When lawyers for Pennsylvania likened same-sex marriage to a union between 12-year-olds, Gov. Tom Corbett had to walk back their hurtful comments. Now Corbett has made his own offensive comments about same-sex marriage, comparing it to marriage between a brother and a sister.
Same-sex marriage is not about incest, which is sexual abuse. It’s also not about underage marriage, a comparison that state attorneys trotted out in their effort to stop Montgomery County Register of Wills D. Bruce Hanes from issuing marriage licenses to same-sex couples.
After the U.S. Supreme Court struck down part of the federal Defense of Marriage Act this summer, Hanes issued marriage licenses to same-sex couples in defiance of a 1996 state law that defines marriage as a civil contract between a man and a woman.
Since then-Gov. Tom Ridge signed the law to define traditional marriage, times have changed. In March, Ridge joined other Republicans to oppose bans on gay marriage by signing an amicus brief in the Supreme Court case. The Supreme Court then ruled in June that the federal government could not deny benefits to same-sex couples who married in states where same-sex marriage is legal. Pennsylvania is not one of those states, although two Democrats from suburban Philadelphia introduced legislation in the state House last week to legalize same-sex marriage.
When the Pennsylvania Health Department sued Hanes, the state’s attorneys framed their opposition this way: “Had the clerk issued marriage licenses to 12-year-olds in violation of state law, would anyone seriously contend that each 12-year-old … is entitled to a hearing on the validity of his ‘license’”?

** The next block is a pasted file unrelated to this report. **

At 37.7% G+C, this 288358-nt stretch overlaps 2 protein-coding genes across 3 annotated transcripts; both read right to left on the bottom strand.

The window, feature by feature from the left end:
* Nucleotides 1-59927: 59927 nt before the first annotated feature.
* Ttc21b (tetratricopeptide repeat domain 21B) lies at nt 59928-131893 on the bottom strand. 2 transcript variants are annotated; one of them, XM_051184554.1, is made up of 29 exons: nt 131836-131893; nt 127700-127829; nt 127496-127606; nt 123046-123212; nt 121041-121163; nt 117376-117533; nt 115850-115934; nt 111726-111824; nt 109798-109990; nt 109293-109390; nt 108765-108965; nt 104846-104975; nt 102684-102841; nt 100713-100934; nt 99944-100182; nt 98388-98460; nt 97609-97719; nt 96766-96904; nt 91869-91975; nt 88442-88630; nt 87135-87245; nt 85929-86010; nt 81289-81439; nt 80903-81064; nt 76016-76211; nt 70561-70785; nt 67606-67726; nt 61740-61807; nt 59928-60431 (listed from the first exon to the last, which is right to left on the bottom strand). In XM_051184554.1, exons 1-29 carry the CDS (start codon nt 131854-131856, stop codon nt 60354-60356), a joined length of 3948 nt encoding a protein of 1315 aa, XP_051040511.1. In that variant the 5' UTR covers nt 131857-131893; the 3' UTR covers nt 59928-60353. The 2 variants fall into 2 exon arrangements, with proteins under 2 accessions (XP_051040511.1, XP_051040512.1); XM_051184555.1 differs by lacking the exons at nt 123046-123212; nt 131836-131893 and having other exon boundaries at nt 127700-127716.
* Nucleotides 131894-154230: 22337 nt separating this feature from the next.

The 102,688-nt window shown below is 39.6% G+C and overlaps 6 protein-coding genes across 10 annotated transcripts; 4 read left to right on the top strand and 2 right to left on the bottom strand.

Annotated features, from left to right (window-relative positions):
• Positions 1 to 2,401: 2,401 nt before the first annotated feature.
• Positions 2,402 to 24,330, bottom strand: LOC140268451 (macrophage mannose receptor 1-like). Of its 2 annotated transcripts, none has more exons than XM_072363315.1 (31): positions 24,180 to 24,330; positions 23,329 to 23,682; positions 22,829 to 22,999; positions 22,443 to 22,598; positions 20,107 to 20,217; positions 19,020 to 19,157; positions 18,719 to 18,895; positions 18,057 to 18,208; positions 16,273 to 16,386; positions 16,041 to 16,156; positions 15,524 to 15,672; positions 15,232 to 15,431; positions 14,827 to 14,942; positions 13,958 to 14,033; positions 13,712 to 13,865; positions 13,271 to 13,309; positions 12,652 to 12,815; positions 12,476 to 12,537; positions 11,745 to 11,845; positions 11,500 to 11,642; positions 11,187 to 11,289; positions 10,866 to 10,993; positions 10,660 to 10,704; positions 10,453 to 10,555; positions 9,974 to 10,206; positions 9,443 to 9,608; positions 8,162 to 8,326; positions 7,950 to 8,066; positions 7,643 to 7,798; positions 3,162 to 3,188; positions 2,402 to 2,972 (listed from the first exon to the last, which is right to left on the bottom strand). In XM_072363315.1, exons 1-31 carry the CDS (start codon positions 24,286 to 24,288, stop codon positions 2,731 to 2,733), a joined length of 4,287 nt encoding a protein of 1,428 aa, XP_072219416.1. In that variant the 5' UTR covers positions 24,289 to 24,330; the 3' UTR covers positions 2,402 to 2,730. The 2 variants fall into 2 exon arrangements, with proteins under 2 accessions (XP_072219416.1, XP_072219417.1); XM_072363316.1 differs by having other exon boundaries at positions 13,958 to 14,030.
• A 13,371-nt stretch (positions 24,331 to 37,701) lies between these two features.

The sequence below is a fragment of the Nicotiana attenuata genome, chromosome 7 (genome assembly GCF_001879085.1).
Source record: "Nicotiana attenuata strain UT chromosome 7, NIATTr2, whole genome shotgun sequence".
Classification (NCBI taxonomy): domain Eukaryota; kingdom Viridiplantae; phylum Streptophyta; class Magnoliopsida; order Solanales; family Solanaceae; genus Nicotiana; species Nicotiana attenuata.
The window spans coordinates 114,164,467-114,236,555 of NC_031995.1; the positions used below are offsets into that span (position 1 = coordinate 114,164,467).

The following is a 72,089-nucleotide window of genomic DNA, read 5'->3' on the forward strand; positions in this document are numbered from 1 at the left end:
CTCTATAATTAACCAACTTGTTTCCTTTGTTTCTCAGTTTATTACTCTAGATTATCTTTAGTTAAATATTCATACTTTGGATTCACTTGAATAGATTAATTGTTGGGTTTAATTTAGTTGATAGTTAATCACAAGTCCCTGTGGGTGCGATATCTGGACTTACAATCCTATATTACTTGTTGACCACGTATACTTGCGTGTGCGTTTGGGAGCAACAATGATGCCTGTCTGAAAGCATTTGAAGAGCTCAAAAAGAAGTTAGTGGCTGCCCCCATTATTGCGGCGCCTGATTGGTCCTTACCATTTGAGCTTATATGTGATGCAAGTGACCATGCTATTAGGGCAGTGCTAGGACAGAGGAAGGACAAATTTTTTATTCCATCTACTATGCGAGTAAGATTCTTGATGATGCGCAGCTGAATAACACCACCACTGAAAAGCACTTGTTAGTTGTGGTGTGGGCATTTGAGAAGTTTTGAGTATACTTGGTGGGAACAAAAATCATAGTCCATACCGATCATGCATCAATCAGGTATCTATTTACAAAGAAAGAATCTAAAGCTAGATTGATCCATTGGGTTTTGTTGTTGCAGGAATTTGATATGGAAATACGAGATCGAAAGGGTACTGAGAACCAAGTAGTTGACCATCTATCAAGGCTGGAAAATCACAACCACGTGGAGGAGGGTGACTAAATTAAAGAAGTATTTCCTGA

After intense negative publicity about that illogical example, Corbett relented. “The analogy chosen in the legal brief filed on Aug. 28 is inappropriate,” he said. The true legal issue, Corbett said, was whether a public official could overrule state law. On Sept. 12, Commonwealth Court Judge Dan Pellegrini ordered Hanes to stop issuing licenses.
Corbett should have kept quiet pending appeals of this decision. Instead, he smirked during an interview with Sherry Christian, of WHP-TV in Harrisburg, when Christian mentioned the underage marriage comparison. “It was an inappropriate analogy, you know. I think a much better analogy would have been brother and sister. Don’t you?” Corbett said, trying to provoke the TV reporter into a response. After the interview aired Friday, Corbett issued this statement: “My words were not intended to offend anyone. If they did, I apologize.”
Corbett’s “apology” doesn’t remove the sting of his words. Corbett, an attorney, can’t play dumb about what he said or the way he apologized.